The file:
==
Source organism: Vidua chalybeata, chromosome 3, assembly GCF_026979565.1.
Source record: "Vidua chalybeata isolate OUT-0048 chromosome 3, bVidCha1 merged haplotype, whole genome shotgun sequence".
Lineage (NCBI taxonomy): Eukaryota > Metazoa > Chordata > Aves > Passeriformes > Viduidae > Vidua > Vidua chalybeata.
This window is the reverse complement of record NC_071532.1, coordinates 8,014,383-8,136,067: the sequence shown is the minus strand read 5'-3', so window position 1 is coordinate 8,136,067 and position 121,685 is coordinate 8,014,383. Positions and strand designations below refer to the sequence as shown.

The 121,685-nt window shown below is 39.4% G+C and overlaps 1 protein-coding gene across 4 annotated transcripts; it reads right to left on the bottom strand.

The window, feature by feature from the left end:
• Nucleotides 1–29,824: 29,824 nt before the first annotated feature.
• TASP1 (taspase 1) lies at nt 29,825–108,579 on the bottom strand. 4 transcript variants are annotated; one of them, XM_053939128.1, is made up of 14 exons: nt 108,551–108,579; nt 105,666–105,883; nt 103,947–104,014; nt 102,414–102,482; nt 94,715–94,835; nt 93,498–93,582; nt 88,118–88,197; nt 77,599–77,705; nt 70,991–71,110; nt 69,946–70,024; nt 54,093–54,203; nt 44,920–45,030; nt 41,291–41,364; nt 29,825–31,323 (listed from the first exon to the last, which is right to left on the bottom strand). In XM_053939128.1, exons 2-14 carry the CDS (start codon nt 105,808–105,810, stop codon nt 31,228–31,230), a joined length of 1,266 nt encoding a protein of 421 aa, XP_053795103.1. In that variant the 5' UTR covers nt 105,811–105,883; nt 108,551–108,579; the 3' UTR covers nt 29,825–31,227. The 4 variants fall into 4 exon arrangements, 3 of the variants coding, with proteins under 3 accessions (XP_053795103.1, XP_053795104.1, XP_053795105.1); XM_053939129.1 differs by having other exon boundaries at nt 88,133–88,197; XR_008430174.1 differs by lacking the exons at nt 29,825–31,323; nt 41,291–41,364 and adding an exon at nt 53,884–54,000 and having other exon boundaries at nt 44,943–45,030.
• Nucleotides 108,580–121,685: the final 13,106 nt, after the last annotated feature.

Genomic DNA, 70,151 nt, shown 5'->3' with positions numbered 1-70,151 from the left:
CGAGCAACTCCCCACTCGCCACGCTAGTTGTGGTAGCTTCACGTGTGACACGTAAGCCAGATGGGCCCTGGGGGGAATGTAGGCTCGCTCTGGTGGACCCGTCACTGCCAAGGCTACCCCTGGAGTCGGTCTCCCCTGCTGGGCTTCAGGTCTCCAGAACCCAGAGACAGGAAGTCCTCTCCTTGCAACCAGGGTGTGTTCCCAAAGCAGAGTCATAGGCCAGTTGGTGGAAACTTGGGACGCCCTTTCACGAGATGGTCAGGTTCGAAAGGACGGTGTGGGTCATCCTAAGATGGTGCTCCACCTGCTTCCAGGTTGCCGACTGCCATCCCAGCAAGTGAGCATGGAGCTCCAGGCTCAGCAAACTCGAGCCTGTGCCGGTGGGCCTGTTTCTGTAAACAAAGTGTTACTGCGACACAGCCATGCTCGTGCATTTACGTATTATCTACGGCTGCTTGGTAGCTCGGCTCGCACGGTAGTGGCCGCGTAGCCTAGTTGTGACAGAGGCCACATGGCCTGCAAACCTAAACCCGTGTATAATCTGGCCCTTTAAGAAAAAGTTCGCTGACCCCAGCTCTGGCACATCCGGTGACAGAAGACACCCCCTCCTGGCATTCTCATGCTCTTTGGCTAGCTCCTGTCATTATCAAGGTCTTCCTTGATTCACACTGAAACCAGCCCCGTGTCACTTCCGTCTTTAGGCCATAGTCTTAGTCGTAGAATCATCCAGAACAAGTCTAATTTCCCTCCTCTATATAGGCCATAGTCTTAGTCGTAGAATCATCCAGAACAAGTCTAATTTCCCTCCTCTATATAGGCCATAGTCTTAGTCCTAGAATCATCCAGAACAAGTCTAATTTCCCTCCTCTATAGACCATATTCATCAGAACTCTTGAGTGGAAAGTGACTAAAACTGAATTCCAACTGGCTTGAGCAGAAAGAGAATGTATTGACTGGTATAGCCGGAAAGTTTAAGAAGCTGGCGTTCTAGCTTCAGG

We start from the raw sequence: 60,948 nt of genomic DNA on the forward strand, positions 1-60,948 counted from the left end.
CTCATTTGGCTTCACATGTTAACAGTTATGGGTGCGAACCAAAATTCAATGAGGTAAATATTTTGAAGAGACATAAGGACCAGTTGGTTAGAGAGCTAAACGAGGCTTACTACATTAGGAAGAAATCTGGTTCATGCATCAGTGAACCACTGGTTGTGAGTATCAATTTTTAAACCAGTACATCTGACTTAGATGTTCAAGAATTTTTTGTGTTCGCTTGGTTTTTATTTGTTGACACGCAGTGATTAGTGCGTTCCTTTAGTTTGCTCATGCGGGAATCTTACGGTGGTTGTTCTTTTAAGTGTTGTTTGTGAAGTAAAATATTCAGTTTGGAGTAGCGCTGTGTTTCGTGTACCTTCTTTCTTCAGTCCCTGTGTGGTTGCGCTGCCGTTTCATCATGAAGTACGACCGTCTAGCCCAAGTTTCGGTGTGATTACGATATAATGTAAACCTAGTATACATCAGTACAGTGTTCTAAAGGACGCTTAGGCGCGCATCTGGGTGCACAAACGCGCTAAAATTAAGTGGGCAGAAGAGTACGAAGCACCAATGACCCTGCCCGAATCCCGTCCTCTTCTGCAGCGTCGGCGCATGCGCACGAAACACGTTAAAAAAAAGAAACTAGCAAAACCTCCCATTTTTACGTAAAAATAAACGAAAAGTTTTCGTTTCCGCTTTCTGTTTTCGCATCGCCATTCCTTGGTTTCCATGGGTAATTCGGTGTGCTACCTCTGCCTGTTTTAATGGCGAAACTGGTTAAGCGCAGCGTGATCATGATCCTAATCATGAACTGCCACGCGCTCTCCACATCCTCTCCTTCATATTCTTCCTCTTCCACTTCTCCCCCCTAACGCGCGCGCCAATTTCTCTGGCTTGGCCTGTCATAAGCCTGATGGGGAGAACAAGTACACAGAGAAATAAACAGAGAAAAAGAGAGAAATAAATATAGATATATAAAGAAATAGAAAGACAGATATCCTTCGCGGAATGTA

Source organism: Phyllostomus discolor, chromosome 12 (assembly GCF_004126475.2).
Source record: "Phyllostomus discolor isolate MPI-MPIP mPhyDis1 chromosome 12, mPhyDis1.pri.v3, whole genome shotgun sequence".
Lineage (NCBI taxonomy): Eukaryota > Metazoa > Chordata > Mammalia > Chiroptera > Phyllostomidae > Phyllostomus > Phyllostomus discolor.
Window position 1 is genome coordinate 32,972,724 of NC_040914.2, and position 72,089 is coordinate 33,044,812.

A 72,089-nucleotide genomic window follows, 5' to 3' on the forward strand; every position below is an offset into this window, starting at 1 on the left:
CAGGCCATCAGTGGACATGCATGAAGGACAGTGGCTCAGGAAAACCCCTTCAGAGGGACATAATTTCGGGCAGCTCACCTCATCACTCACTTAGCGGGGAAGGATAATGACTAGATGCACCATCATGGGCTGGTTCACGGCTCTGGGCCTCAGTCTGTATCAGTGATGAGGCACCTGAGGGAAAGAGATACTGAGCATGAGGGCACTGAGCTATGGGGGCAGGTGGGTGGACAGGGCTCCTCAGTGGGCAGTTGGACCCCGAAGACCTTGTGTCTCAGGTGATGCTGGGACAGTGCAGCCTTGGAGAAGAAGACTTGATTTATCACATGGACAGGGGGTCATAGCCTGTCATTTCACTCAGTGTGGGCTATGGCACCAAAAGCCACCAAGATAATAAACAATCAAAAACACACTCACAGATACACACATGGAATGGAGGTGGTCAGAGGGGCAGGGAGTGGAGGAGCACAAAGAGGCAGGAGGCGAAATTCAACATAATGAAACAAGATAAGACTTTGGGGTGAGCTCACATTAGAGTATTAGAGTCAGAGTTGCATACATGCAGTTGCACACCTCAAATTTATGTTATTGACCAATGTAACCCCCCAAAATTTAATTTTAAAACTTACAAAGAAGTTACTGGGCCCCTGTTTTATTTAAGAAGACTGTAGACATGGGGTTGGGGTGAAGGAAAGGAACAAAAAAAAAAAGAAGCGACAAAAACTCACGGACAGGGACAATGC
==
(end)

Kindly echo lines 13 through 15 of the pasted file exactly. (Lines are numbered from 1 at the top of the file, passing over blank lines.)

CTCATTTGGCTTCACATGTTAACAGTTATGGGTGCGAACCAAAATTCAATGAGGTAAATATTTTGAAGAGACATAAGGACCAGTTGGTTAGAGAGCTAAACGAGGCTTACTACATTAGGAAGAAATCTGGTTCATGCATCAGTGAACCACTGGTTGTGAGTATCAATTTTTAAACCAGTACATCTGACTTAGATGTTCAAGAATTTTTTGTGTTCGCTTGGTTTTTATTTGTTGACACGCAGTGATTAGTGCGTTCCTTTAGTTTGCTCATGCGGGAATCTTACGGTGGTTGTTCTTTTAAGTGTTGTTTGTGAAGTAAAATATTCAGTTTGGAGTAGCGCTGTGTTTCGTGTACCTTCTTTCTTCAGTCCCTGTGTGGTTGCGCTGCCGTTTCATCATGAAGTACGACCGTCTAGCCCAAGTTTCGGTGTGATTACGATATAATGTAAACCTAGTATACATCAGTACAGTGTTCTAAAGGACGCTTAGGCGCGCATCTGGGTGCACAAACGCGCTAAAATTAAGTGGGCAGAAGAGTACGAAGCACCAATGACCCTGCCCGAATCCCGTCCTCTTCTGCAGCGTCGGCGCATGCGCACGAAACACGTTAAAAAAAAGAAACTAGCAAAACCTCCCATTTTTACGTAAAAATAAACGAAAAGTTTTCGTTTCCGCTTTCTGTTTTCGCATCGCCATTCCTTGGTTTCCATGGGTAATTCGGTGTGCTACCTCTGCCTGTTTTAATGGCGAAACTGGTTAAGCGCAGCGTGATCATGATCCTAATCATGAACTGCCACGCGCTCTCCACATCCTCTCCTTCATATTCTTCCTCTTCCACTTCTCCCCCCTAACGCGCGCGCCAATTTCTCTGGCTTGGCCTGTCATAAGCCTGATGGGGAGAACAAGTACACAGAGAAATAAACAGAGAAAAAGAGAGAAATAAATATAGATATATAAAGAAATAGAAAGACAGATATCCTTCGCGGAATGTA

Source organism: Phyllostomus discolor, chromosome 12 (assembly GCF_004126475.2).
Source record: "Phyllostomus discolor isolate MPI-MPIP mPhyDis1 chromosome 12, mPhyDis1.pri.v3, whole genome shotgun sequence".